» Stepp also said an unnamed Baltimore County officer accompanied him on a break-in he committed at Jenkins’ direction. Baltimore County Police spokesman Cpl. Shawn Vinson said the department was aware of the allegations but “do not know any particulars of the incident alleged by Donald Stepp. “We will attempt to gain additional information that will assist us in conducting a complete investigation into this allegation.”


» Stepp said Jenkins had him buy the masks, crowbars, lock cutters, machete and grappling hook that were in the two large black bags recovered from Jenkins’ vehicle. The contents of the bag were displayed in court earlier in the trial.

» Stepp kept photos of some interactions with Jenkins, including images showing him wearing police gear and holding Jenkins’ gun inside Baltimore Police headquarters in February 2015.

» Stepp said Jenkins told him the Gun Trace Task Force was a group he had hand-picked to be a “front for a criminal enterprise.” He also said there were other officers from other units working with Jenkins, but he did not name any on the witness stand.

Trial Day 7: Monday, Feb. 5

Convicted Baltimore detective Momodu Gondo testified Monday that he used to steal money with Det. Sean Suiter, the city homicide detective whose fatal shooting in November — one day before he was to testify before a federal grand jury in the case — remains unsolved.

Some notable moments from the testimony during Monday’s proceedings:

» On cross-examination of Gondo, defense attorney Christopher Nieto asked if he had told the FBI that he stole money when he worked with Suiter and a squad of several other people. Gondo agreed.


Suiter was investigating a triple homicide in November when he was shot in the head with his own gun in a vacant lot, police have said. His death was ruled a homicide, but remains unsolved despite a $215,000 reward.

» Gondo testified that he stole for years and lied about it, and said he never worried about internal affairs.

“It was just part of the culture,” Gondo testified. “I wasn’t getting complaints; I wasn’t putting my hands on people.”

» Accusations arose in court that Deputy Commissioner Dean Palmere, who for years worked in and supervised plainclothes work, had coached officers on what to say to avoid punishment following a fatal shooting in 2009. Palmere, who announced Monday that he’s retiring, denied the accusations.

» Gondo referred to the 2009 shooting by longtime partner Jemell Rayam as “murder.” Rayam was cleared of wrongdoing in the shooting, but the city paid a $100,000 settlement to the victim’s family in 2013.

» Gondo’s testimony, based on “proffer sessions” with the FBI last year in which he outlined allegations across the department in hopes of getting a lower sentence, implicated a number of other officers and supervisors as well. Read more about those allegations here.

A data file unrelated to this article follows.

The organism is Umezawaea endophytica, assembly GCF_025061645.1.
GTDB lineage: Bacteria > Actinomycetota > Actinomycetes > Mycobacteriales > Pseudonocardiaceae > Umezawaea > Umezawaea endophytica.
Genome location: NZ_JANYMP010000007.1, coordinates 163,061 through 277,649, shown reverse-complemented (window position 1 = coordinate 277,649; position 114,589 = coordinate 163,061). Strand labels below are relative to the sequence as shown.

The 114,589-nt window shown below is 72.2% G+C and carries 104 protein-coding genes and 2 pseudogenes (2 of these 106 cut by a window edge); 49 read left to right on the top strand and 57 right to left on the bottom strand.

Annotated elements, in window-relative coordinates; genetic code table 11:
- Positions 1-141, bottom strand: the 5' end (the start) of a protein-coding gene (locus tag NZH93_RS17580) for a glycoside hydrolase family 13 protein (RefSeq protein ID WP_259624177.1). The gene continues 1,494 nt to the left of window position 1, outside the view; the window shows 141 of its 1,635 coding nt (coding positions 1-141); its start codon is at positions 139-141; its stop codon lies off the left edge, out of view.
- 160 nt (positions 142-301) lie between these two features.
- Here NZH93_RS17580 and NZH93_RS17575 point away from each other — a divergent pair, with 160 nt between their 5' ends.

» Gondo testified that he stole for years and lied about it, and said he never worried about internal affairs.

“It was just part of the culture,” Gondo testified. “I wasn’t getting complaints; I wasn’t putting my hands on people.”

Trial Day 8: Tuesday, Feb. 6

A young detective who joined the Gun Trace Task Force just before the federal indictments testified that the task force tried to recruit him to steal. He was the government’s final witness as it rested its case Tuesday against Hersl and Taylor.

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Some notable moments from the testimony during Tuesday’s proceedings:

» Baltimore Police Detective James Kostoplis was new to the Gun Trace Task Force when his sergeant, Wayne Jenkins, asked him to go for a ride. Hersl was along for the ride as well. Kostoplis said he remembers Jenkins asking him what he thought about tracking high-target drug dealers — and taking their money for themselves. (Jenkins has pleaded guilty in the case.)

» Kostoplis said at the time, he thought Jenkins was testing whether he could be trusted around money. But Kostoplis was transferred by Jenkins out of the unit a short time later, and when the members of the unit were indicted on federal racketeering charges, Kostoplis realized Jenkins had different motives.


“He was in fact asking me to steal money,” Kostoplis said.

» Kostopolis recalled under defense questioning that Jenkins once told him there were two rules: don’t steal money and don’t plant things. Jenkins has now pleaded guilty to being involved in doing both.

» Kostopolis said Jenkins moved him out of the unit, saying the officers were going to be laying low while Jenkins sought a promotion, but Kostoplis said he later saw the unit engaged in active street work.

» FBI Special Agent Erika Jensen testified Tuesday that investigators were fearful of contacting the Horseshoe Casino to get gambling records for some of the officers. Many of the officers involved in the case have been investigated over the years for various complaints, and during the federal investigation multiple leaks tipped the officers that they were being looked at.